Arkadelphia trainer talks role in light of Hamlin collapse

By ISAAC BOURNE | For The Arkadelphian

On Jan. 2 during a Monday night matchup between the Buffalo Bills and Cincinnati Bengals, Bills safety Damar Hamlin took a hit to the chest that was expected to be fatal, as he collapsed to the ground. Bills training staff rushed onto the field and through the quick response by Bills’ assistant athletic trainer Danny Kellington, Hamlin is alive today, being discharged from hospital care on Tuesday, a week after his collapse. 

“[The Hamlin incident] is the worst-case scenario that goes through my head before each and every game, but that’s why we have the plan in place.”

— Kristin Schalchlin, Badgers athletic trainer

Like so many others, this incident displayed the importance of athletic trainers to a team’s staff and their role in keeping players healthy and, in this case, alive. Athletic trainer for Arkadelphia Badger athletics, Kristin Schalchlin is a member of the team that makes the Emergency Action Plan for the Badgers similar to the one used that night in Cincinnati.

“The Emergency Action Plan is used if someone were to have a significant injury at practice or at a game, Schalchlin said. “[The Hamlin incident] is the worst-case scenario that goes through my head before each and every game, but that’s why we have the plan in place and why I went through school. So the only thing that has changed for me is that more people are taking notice — like coaches, parents, administrators and officials — of how important my job is.”

Schalchlin is an employee of OrthoArkansas that has been contracted out to Arkadelphia, and her main discipline is orthopedics, which comes in handy with a job that requires constant work with athletes. With her job’s importance coming into the limelight, many are just now seeing the work that must be done.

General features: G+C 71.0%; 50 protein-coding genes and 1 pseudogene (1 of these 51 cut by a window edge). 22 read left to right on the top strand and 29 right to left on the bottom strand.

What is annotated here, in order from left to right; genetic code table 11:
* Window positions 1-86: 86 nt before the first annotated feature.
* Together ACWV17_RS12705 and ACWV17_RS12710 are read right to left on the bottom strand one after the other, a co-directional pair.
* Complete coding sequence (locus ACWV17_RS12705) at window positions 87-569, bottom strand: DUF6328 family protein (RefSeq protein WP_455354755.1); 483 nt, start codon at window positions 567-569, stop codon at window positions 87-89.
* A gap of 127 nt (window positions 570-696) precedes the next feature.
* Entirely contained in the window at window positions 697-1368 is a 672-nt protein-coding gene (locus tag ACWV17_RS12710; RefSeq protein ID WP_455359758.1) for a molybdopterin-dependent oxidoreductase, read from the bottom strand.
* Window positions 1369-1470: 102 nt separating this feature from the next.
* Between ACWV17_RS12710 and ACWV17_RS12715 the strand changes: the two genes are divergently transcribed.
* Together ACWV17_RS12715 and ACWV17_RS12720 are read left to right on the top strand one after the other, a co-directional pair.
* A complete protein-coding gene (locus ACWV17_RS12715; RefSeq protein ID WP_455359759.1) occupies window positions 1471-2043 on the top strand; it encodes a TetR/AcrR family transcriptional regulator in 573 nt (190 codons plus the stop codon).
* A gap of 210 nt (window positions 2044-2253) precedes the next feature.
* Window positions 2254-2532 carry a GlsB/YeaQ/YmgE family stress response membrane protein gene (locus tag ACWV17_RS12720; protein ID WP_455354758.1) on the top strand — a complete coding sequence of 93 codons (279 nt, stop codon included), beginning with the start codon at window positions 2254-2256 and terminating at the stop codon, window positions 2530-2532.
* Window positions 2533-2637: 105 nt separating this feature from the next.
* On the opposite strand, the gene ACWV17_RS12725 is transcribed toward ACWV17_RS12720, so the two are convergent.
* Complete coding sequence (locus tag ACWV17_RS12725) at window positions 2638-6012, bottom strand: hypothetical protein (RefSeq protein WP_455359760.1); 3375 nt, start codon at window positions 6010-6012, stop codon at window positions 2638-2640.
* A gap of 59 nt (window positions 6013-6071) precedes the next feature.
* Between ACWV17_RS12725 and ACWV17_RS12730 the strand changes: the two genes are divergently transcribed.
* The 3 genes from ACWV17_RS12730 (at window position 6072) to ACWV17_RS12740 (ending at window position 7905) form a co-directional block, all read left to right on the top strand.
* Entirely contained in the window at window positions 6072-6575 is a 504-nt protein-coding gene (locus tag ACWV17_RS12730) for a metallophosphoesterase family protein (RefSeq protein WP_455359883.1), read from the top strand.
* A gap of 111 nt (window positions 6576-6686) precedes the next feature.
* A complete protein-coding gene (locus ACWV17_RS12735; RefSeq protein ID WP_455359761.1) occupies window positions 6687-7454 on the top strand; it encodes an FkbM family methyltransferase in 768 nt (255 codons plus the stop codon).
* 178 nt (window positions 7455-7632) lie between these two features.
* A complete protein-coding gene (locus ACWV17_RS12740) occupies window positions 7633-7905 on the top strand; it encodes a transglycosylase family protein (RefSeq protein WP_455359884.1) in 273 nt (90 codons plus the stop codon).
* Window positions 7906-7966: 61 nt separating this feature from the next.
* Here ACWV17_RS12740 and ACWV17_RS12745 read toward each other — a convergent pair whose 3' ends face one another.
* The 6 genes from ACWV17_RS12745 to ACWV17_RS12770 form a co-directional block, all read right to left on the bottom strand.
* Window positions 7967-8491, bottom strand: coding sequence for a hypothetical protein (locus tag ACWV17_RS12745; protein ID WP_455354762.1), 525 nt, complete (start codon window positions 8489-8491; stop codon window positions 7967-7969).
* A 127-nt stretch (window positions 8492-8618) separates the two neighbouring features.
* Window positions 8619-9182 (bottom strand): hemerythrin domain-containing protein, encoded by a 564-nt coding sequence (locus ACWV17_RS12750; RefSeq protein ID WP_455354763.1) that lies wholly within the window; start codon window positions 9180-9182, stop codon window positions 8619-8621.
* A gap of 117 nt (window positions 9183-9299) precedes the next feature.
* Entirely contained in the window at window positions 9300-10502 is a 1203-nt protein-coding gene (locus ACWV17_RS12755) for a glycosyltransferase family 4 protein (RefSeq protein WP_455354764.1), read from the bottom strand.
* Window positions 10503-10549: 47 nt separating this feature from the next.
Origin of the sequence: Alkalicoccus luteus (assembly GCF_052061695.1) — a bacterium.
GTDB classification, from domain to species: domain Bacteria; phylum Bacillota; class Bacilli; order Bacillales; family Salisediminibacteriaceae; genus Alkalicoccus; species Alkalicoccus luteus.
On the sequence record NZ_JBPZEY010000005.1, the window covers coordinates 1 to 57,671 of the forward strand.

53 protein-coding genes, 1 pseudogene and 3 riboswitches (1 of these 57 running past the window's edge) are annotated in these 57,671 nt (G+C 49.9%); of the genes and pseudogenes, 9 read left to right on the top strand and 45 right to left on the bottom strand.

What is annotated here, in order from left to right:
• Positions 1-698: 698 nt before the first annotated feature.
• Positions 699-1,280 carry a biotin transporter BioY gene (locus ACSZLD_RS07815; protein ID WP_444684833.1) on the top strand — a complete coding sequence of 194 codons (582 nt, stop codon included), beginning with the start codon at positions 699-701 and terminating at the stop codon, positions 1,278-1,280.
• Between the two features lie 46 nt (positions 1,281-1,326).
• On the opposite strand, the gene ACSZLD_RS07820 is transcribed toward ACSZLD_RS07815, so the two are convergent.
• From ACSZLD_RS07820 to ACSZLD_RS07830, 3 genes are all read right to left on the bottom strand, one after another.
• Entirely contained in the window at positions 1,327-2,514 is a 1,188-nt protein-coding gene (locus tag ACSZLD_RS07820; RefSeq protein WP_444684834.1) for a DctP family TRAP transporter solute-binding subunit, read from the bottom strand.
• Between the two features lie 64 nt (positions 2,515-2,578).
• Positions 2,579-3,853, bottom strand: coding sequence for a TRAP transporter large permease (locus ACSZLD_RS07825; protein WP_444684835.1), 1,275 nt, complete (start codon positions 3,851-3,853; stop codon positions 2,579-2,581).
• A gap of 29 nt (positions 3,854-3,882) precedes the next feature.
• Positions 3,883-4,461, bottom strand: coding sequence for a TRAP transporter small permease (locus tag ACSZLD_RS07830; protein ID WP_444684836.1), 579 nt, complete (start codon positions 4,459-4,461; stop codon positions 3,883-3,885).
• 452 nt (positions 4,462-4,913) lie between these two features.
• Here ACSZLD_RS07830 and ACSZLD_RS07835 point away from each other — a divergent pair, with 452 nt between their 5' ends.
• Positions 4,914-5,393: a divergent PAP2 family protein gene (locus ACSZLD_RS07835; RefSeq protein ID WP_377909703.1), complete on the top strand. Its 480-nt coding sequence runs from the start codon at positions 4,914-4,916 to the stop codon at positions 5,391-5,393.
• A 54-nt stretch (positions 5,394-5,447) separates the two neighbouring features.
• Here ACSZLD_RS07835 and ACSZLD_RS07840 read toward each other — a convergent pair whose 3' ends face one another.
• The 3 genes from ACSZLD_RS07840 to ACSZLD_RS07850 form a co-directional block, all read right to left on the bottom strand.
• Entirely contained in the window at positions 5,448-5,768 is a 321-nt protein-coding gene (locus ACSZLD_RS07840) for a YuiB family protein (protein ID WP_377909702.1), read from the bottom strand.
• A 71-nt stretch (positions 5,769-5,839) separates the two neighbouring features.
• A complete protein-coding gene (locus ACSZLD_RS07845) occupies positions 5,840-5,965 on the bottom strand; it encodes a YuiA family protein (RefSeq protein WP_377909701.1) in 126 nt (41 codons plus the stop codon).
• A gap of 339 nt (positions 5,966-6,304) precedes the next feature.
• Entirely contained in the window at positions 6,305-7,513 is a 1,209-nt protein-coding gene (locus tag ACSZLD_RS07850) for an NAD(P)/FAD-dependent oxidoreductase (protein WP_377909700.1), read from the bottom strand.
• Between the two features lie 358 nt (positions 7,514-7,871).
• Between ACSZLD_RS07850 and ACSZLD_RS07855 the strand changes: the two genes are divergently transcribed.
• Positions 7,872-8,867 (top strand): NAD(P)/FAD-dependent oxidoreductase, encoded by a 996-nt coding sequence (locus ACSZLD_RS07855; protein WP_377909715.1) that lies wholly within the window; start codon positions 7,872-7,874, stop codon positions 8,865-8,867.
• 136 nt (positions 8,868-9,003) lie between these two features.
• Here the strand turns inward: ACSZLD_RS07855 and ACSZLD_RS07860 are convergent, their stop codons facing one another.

Kristin Schalchlin, center, is pictured among students and athletics staff. | Submitted photo

“As an athletic trainer, my job is to be there at practices and games as well as before and after,” Schalchlin said. “I try to prevent injuries from happening, but if someone was to get hurt, I’m right there and can diagnose and then treat them, and get them back to playing.”

Her work with players goes beyond just during competition, she also goes through pre-participation physicals every year to make sure the players are healthy and able to compete and meets with the teams to let them know her expectations from them from a health standpoint.

“Everything just boils down to communication between me, coaches, kids and the parents,” she added. “I can’t help them if I don’t know what’s going on.”

In the competition arena, also, she must be aware of athletes and their physical well-being.

“I find myself counting feet and bodies most of the time, just to make sure everyone is up and walking around. If I’m missing one, then I know that maybe something happened.”

Schalchlin is an avid sports viewer who loves watching the games, but she also keeps her eyes out for blood or other types of physical signs that might hint at an injury. When someone goes down, she moves in on the scene and is able to provide care for the injured player in a swift manner.

“If someone goes down on the court or field, I’m checking for movement, and if they’re moving I can relax a little and know that it’s not a spinal injury or a cardiac event. If they’re moving or yelling, then I know whatever happened is fixable and we’ll get through it,” she explains. “Most of my on-field exams are just trying to figure out what happens specifically and trying to calm them down enough to get to the sideline and do a more in-depth evaluation. There I can decide if they can continue or not.”

The level of detail and care that must be given to every player is a job that many could not take, but Schachlin takes the role, and loves doing it.

“I love the relationships I build with the coaches, school staff, and most importantly, the kids,” she says, “being able to watch the sports I love with the kids I love.”

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